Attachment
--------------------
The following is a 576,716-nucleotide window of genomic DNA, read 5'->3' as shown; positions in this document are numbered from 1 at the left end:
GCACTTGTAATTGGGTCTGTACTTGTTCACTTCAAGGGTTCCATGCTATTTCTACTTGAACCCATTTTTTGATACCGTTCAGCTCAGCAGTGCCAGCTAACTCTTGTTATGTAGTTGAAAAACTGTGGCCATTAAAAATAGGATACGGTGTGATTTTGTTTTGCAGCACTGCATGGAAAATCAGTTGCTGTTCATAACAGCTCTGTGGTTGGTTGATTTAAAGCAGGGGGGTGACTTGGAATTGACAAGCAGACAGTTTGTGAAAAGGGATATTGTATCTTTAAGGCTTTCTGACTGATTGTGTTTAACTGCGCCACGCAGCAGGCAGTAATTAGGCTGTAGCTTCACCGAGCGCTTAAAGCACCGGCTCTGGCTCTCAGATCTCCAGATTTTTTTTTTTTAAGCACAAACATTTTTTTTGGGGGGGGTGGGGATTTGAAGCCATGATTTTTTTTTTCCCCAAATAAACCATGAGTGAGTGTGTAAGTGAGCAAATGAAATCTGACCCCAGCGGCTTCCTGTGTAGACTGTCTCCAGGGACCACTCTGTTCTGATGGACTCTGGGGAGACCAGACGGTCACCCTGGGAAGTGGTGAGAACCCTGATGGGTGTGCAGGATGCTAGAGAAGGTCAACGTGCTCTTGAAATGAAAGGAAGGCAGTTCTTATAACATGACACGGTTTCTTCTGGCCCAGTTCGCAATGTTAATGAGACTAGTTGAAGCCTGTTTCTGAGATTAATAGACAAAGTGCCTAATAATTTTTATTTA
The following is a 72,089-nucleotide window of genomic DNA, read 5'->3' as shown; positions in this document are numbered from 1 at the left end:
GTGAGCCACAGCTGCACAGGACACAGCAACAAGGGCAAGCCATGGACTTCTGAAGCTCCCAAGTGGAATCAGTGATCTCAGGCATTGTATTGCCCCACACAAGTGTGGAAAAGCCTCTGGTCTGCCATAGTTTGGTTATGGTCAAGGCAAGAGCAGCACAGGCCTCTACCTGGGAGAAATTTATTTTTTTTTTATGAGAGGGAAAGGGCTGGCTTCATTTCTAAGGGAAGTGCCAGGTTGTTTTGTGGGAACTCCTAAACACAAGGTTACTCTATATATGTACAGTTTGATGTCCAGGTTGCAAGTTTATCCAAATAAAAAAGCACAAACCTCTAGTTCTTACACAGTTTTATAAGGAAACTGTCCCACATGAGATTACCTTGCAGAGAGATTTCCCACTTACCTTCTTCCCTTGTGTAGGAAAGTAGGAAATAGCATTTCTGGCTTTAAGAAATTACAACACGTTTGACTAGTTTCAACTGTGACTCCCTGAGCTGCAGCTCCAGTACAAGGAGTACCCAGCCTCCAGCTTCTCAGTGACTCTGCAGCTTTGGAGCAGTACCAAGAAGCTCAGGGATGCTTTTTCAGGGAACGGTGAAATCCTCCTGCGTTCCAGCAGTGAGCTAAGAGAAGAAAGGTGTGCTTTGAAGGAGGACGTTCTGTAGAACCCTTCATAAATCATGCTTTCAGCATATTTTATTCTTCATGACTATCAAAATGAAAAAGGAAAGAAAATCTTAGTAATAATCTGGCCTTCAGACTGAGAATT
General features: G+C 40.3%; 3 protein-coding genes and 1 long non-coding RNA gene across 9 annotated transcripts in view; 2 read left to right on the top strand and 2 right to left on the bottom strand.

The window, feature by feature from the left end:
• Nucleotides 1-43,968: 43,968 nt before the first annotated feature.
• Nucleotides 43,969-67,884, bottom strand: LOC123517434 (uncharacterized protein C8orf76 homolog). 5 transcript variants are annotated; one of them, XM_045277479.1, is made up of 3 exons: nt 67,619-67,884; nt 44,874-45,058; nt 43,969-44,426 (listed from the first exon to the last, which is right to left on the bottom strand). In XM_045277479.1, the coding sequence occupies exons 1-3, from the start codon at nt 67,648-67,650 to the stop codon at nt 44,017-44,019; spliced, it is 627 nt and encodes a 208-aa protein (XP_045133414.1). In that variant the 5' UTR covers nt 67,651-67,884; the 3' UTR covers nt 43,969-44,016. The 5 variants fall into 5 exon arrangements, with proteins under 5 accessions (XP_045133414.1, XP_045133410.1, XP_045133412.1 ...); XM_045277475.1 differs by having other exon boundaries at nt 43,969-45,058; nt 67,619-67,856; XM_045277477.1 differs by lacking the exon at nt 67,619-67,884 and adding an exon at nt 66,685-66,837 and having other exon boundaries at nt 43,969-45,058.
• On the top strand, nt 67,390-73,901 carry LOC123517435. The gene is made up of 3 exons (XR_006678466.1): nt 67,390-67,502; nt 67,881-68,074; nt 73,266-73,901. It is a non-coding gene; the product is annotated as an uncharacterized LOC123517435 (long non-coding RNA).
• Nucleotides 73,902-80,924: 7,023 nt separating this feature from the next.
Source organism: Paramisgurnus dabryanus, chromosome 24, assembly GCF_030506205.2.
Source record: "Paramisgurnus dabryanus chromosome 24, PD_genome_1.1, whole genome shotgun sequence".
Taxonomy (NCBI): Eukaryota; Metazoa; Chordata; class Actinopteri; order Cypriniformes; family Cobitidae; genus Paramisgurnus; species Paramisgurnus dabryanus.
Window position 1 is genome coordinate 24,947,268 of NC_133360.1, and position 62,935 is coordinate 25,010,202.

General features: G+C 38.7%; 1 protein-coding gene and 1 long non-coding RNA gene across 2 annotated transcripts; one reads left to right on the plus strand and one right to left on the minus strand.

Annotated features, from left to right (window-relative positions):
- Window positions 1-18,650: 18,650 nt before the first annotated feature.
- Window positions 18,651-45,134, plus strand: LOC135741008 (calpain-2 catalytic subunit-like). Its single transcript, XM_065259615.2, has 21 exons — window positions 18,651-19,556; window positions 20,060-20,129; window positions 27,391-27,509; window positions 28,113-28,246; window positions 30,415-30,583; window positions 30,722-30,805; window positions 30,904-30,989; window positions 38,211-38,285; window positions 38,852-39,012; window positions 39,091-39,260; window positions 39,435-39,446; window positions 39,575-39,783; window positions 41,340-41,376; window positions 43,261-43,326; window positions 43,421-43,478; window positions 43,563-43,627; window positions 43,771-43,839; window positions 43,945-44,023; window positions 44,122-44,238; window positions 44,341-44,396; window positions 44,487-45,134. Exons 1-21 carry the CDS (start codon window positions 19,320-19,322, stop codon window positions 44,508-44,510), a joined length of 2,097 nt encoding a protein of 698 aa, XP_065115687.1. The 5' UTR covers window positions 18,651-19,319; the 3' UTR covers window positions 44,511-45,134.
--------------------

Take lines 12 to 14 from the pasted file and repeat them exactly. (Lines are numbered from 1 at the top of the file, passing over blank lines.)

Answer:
Source record: "Paramisgurnus dabryanus chromosome 24, PD_genome_1.1, whole genome shotgun sequence".
Taxonomy (NCBI): Eukaryota; Metazoa; Chordata; class Actinopteri; order Cypriniformes; family Cobitidae; genus Paramisgurnus; species Paramisgurnus dabryanus.
Window position 1 is genome coordinate 24,947,268 of NC_133360.1, and position 62,935 is coordinate 25,010,202.